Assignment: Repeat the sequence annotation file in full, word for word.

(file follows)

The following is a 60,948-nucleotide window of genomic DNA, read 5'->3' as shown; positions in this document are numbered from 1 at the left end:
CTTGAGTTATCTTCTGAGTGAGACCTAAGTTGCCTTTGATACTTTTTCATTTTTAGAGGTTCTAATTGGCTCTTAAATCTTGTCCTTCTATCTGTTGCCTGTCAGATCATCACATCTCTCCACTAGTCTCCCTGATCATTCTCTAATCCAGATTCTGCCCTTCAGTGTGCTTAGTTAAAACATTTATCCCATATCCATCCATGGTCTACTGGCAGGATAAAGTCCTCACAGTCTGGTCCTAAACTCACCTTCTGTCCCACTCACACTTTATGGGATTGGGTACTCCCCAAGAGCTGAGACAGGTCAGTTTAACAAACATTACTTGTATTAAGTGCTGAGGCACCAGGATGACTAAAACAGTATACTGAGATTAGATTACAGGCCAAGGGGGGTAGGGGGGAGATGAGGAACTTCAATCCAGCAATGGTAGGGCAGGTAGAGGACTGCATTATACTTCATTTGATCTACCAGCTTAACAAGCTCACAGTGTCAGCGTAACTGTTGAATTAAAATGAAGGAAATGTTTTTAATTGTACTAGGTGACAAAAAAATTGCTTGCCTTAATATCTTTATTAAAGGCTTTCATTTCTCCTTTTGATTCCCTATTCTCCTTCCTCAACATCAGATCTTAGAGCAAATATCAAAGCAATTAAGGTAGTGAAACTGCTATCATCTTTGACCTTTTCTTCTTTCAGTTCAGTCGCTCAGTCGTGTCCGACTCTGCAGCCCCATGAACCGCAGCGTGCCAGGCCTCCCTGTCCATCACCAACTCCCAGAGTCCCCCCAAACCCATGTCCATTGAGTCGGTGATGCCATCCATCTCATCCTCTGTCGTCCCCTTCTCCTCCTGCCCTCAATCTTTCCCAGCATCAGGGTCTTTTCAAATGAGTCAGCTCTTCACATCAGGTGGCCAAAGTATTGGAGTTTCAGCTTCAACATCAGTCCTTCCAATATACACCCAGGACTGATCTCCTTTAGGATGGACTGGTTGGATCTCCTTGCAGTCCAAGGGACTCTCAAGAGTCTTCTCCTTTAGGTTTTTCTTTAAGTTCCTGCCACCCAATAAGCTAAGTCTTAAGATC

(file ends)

The following is a 60,948-nucleotide window of genomic DNA, read 5'->3' as shown; positions in this document are numbered from 1 at the left end:
CTTGAGTTATCTTCTGAGTGAGACCTAAGTTGCCTTTGATACTTTTTCATTTTTAGAGGTTCTAATTGGCTCTTAAATCTTGTCCTTCTATCTGTTGCCTGTCAGATCATCACATCTCTCCACTAGTCTCCCTGATCATTCTCTAATCCAGATTCTGCCCTTCAGTGTGCTTAGTTAAAACATTTATCCCATATCCATCCATGGTCTACTGGCAGGATAAAGTCCTCACAGTCTGGTCCTAAACTCACCTTCTGTCCCACTCACACTTTATGGGATTGGGTACTCCCCAAGAGCTGAGACAGGTCAGTTTAACAAACATTACTTGTATTAAGTGCTGAGGCACCAGGATGACTAAAACAGTATACTGAGATTAGATTACAGGCCAAGGGGGGTAGGGGGGAGATGAGGAACTTCAATCCAGCAATGGTAGGGCAGGTAGAGGACTGCATTATACTTCATTTGATCTACCAGCTTAACAAGCTCACAGTGTCAGCGTAACTGTTGAATTAAAATGAAGGAAATGTTTTTAATTGTACTAGGTGACAAAAAAATTGCTTGCCTTAATATCTTTATTAAAGGCTTTCATTTCTCCTTTTGATTCCCTATTCTCCTTCCTCAACATCAGATCTTAGAGCAAATATCAAAGCAATTAAGGTAGTGAAACTGCTATCATCTTTGACCTTTTCTTCTTTCAGTTCAGTCGCTCAGTCGTGTCCGACTCTGCAGCCCCATGAACCGCAGCGTGCCAGGCCTCCCTGTCCATCACCAACTCCCAGAGTCCCCCCAAACCCATGTCCATTGAGTCGGTGATGCCATCCATCTCATCCTCTGTCGTCCCCTTCTCCTCCTGCCCTCAATCTTTCCCAGCATCAGGGTCTTTTCAAATGAGTCAGCTCTTCACATCAGGTGGCCAAAGTATTGGAGTTTCAGCTTCAACATCAGTCCTTCCAATATACACCCAGGACTGATCTCCTTTAGGATGGACTGGTTGGATCTCCTTGCAGTCCAAGGGACTCTCAAGAGTCTTCTCCTTTAGGTTTTTCTTTAAGTTCCTGCCACCCAATAAGCTAAGTCTTAAGATC